Prescription Drugs Becoming More Common in Valley Crashes - 8 News NOW

Prescription Drugs Becoming More Common in Valley Crashes

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LAS VEGAS -- Metro Police said 26-year-old Shauna Miller admitted to mixing beer and prescription pills at work before causing a deadly weekend crash.

Investigators said Miller was leaving work at a local strip club when she plowed into a car at the intersection of Spring Mountain Road and Wynn Road. The collision killed 33-year-old driver James White and his 2-year-old son was injured.

The frightening reality of mixing driving and prescription pills along with alcohol is unfortunately too common on valley roads according to DUI advocates.

Robin Wynkoop now works for STOP DUI, but she knows the pain of losing someone in a DUI crash. Her mother was killed in 2008 when a driver under the influence of pills plowed his truck into a bus stop on Boulder Highway.

The driver was on a concoction of pills and was sentenced to life in prison.

"It's so simple not to do it, so simple," Wynkoop said. "I think for pills you don't realize how mess up mentally, or physically you are, where with drinking you can feel yourself slur, move a little more with the pills your body is already taking them into affect."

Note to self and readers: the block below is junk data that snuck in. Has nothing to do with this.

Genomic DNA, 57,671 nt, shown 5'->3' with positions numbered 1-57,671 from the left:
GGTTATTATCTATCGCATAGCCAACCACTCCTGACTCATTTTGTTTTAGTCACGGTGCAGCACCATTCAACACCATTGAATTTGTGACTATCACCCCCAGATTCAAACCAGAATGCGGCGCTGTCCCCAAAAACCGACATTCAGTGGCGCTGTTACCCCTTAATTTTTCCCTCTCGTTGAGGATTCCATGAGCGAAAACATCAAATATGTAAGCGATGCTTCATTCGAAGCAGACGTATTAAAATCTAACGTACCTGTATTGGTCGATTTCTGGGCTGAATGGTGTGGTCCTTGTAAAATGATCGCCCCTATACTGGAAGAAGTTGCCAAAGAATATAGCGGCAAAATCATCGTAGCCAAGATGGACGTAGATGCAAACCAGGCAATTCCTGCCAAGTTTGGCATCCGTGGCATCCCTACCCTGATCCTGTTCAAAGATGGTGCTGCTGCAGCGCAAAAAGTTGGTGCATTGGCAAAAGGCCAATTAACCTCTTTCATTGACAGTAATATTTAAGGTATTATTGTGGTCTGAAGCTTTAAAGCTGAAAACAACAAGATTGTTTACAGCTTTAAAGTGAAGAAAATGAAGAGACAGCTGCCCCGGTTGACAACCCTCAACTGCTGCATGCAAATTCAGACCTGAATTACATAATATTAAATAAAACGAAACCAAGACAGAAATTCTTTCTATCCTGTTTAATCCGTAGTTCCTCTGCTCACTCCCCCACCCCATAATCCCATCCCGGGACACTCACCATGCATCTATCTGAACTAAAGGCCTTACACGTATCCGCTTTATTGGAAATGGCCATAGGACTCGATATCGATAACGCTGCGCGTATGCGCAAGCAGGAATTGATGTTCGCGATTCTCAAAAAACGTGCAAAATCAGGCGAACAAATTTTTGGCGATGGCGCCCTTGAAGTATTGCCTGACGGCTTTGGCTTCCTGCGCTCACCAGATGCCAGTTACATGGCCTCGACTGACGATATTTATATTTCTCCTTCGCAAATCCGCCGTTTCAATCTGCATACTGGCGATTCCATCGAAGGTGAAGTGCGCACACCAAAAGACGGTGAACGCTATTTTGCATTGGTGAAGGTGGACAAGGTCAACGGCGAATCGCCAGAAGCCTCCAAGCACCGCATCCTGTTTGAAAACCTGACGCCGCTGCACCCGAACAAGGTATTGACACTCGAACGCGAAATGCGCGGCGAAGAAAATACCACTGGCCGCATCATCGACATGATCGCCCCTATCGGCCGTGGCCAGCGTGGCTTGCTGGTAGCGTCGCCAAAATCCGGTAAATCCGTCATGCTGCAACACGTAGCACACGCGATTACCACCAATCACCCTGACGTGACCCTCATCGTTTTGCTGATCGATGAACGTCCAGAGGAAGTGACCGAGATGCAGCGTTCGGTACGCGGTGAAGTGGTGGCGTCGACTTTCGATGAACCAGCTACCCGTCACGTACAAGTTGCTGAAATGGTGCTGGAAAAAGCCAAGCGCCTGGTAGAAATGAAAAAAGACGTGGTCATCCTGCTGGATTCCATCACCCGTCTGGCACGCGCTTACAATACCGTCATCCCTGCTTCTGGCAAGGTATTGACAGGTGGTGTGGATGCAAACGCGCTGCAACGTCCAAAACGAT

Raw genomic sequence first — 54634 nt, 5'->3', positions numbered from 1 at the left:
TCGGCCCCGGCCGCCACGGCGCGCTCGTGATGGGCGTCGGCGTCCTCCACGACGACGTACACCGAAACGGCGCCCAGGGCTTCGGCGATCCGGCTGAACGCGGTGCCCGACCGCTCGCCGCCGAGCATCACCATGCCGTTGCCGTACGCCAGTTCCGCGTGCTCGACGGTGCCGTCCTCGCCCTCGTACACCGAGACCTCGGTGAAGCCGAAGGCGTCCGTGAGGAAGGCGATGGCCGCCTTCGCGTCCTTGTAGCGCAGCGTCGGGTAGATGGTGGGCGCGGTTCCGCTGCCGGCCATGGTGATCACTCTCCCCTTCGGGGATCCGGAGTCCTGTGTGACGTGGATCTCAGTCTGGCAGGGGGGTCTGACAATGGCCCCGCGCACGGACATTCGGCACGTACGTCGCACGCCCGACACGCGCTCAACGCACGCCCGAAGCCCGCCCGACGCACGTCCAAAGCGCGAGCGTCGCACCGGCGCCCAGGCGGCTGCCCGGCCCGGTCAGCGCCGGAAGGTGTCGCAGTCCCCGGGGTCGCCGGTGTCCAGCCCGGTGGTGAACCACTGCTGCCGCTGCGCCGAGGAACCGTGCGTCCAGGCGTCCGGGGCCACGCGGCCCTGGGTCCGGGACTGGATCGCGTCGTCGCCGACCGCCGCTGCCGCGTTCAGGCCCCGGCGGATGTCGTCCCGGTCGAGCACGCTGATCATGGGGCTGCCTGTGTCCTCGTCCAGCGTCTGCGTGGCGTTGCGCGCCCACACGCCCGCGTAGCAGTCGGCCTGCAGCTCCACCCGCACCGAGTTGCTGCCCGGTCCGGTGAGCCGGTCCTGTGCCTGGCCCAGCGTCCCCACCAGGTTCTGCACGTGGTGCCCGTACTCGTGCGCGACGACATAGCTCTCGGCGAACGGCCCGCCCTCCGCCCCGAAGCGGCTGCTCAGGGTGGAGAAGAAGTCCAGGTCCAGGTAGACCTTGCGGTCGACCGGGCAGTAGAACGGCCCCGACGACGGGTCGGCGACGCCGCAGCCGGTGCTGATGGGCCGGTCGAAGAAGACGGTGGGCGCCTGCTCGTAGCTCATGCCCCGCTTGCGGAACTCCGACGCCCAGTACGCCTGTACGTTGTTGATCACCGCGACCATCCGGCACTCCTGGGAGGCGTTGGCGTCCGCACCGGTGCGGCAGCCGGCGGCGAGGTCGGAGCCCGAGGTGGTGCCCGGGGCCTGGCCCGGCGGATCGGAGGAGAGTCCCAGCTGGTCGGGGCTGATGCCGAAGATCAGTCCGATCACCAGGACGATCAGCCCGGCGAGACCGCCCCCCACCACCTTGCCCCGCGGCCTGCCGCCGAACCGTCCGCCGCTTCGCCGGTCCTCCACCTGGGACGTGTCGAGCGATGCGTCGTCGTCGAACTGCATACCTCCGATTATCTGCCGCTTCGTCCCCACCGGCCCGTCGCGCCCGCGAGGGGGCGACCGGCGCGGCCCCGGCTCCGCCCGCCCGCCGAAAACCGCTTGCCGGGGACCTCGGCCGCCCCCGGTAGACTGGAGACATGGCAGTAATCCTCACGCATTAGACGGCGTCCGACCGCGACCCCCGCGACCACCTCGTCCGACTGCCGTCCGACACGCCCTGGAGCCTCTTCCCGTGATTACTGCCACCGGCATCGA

Metro Police said this year that DUI arrests are down with 1,500 this year to 1,800 at this same time last year. Seven people have been killed from impaired driving in 2013.

The latest drug related crash happened this past Saturday and Metro Police said it could have been avoided.

"Why are people getting behind the wheel, after they have been drinking, taking medications or a combination of both, that's a conscious decision that person made," Metro Police Sgt. Richard Strader said.

Wynkoop said prescription pills are becoming easier to get and now with Spring Break, she said some kids are hosting pharm parties.

"They take whatever pills the parents have in the home or any pills they can get their hands on," Wynkoop said. "They come to a big house, dump them in a bottle or a big bowl and mix them around grabbing a handful of them."

Law enforcement officers are trained to detect the signs that a driver is under the influence of prescription pills.

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